The iPad is too large for my taste. I'm going to compare the Samsung Tab, the HP Touchpad, and whatever comes out this year. The Sony E-reader is worth a look. It has an accelerometer and touch screen.

I may get a bigger phone so I'll use that for browsing and the Kindle for reading. But the HP Touchpad and Palm Pre 3 are supposed to work together well.

A tablet computer can play movies, has a browser, can resize the screen, plays apps, does email. Hands down they're better than Kindle unless all you want to do is read. The backlit screens of the tablets are reflective and hard on the eyes. They also burn through the battery. The Kindle can go weeks on one charge, but it has no backlight; I got a cover with a built in light.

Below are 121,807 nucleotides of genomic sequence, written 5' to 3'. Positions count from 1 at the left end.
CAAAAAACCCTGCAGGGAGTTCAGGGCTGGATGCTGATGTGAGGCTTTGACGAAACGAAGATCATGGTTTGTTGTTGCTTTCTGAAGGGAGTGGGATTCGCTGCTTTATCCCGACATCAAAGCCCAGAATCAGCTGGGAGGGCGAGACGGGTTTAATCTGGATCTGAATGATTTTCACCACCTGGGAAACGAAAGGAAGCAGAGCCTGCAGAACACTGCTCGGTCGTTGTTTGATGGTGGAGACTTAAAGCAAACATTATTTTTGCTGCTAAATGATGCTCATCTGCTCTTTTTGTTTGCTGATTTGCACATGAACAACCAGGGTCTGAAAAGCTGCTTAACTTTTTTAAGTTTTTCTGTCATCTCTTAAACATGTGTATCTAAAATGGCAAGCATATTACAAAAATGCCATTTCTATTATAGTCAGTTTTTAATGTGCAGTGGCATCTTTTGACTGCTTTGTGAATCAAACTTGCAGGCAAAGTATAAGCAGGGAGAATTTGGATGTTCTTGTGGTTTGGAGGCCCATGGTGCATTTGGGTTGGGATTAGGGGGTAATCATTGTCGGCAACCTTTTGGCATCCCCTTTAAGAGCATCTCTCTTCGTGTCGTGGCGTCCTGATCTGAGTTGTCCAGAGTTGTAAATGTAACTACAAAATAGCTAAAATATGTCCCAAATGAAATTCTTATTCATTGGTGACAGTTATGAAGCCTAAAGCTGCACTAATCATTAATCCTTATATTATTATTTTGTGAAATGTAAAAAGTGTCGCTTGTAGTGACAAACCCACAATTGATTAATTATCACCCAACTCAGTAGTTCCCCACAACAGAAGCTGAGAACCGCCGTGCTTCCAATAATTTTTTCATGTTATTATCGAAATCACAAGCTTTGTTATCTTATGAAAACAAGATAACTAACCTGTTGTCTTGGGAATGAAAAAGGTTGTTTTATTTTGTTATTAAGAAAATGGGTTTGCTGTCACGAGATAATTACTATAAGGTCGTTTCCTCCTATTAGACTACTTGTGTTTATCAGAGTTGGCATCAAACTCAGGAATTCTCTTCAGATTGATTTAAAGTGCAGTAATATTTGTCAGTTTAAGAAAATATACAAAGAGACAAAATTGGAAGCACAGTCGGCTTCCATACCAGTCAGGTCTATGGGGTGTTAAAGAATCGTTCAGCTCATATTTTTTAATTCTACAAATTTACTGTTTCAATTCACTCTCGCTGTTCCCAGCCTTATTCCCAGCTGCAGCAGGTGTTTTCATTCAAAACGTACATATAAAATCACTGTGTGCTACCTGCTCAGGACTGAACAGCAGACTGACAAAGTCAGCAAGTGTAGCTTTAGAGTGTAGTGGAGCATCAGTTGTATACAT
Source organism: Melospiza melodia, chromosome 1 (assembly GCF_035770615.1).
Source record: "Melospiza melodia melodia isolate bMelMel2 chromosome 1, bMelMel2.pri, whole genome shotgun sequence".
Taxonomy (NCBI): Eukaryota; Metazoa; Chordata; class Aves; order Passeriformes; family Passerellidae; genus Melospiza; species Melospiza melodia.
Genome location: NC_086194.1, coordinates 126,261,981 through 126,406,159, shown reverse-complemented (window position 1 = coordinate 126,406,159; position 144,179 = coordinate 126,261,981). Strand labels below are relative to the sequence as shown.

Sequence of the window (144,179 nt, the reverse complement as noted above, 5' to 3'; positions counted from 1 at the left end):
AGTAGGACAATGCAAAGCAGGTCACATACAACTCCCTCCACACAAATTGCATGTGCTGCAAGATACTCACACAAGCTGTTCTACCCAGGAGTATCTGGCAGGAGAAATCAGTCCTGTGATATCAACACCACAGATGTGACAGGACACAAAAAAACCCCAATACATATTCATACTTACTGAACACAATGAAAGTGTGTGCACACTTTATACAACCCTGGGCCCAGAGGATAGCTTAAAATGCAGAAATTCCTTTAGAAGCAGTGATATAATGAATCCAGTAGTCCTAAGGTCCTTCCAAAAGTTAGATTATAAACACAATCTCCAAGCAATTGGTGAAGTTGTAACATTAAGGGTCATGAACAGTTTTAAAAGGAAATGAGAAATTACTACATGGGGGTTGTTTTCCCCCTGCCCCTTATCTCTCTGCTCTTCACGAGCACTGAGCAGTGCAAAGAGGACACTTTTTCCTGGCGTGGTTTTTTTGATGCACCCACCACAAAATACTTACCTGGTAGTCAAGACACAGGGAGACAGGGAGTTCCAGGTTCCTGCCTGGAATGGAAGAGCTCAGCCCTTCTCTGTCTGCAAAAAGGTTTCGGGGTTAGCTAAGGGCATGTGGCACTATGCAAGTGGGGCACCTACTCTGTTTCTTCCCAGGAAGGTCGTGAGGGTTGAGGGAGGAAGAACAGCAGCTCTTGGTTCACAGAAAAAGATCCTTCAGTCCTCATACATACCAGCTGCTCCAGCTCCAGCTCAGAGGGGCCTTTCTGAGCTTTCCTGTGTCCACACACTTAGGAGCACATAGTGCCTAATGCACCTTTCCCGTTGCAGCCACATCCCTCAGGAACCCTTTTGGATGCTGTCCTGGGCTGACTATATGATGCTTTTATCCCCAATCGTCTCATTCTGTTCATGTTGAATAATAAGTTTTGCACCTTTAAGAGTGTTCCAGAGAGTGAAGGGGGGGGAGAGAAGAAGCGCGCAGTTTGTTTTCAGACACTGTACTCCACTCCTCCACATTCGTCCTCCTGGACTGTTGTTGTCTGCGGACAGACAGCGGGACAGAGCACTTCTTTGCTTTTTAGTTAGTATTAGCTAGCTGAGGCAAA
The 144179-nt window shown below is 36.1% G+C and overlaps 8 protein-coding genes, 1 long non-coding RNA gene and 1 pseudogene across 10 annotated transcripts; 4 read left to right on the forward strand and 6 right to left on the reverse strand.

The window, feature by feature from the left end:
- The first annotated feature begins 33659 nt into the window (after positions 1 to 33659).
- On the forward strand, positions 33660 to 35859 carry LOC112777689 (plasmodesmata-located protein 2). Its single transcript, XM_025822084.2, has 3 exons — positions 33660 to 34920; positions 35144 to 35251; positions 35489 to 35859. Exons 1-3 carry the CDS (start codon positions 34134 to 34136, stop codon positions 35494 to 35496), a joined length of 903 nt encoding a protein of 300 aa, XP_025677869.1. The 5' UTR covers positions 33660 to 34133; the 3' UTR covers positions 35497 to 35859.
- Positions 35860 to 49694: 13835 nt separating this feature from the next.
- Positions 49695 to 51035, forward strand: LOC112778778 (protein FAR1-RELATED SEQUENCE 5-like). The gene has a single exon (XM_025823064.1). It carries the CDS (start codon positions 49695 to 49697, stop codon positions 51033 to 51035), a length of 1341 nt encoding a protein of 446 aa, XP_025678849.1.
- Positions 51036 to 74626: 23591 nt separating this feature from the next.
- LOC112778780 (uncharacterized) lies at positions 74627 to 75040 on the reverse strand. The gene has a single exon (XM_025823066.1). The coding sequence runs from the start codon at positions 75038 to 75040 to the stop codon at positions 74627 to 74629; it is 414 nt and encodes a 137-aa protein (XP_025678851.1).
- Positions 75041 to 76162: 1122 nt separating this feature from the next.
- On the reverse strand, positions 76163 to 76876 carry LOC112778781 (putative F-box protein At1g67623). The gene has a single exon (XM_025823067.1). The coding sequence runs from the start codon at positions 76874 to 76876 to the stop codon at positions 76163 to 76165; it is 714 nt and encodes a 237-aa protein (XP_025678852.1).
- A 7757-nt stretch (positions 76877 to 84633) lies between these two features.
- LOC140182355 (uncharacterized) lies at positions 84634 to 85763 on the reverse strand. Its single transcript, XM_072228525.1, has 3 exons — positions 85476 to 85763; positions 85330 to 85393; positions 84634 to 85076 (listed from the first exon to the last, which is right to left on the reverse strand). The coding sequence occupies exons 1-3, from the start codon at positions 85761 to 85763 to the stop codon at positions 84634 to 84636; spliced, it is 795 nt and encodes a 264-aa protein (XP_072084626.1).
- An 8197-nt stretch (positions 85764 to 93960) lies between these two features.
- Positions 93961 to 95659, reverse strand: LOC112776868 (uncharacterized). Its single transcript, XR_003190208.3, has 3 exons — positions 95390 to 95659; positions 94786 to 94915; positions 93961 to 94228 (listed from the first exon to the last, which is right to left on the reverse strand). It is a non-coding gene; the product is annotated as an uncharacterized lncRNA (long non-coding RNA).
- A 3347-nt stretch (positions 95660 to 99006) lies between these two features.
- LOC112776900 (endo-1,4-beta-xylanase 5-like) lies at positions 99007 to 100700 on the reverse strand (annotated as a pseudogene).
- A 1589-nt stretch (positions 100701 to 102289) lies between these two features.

The Whited Sepulchre said...

I'm writing this from the I-30 and Hulen Borders in Fort Worth now.
They're going to survive the first cuts, but they're nervous.
I'm enjoying the espresso and free reading matter samples while I can!

Dr Ralph said...

Computer books that weigh a ton and go out of date in 6 month: perfect for the iPad, which I like a lot more than I thought I would (I won it in a raffle - if faced with buying something off the street I'd go with some Android tablet).

Books I want to linger over, re-read, lend to friends and keep for a while: print, no two ways about it.

Each has its place.

My favorite physical bookstore these days is Half Price Books, although one of my favorite independents is Denver's Tattered Cover Bookstore. As far as eBooks, I've recently become a fan of Google Books - they beat the other eBook retailers (B&N, Apple, Borders) by a considerable amount on a lot of books.

SnoopyTheGoon said...

I'll grieve about Borders. Was my fave when in US. But since I went e-ink and almost totally paperless, I don't take it that hard...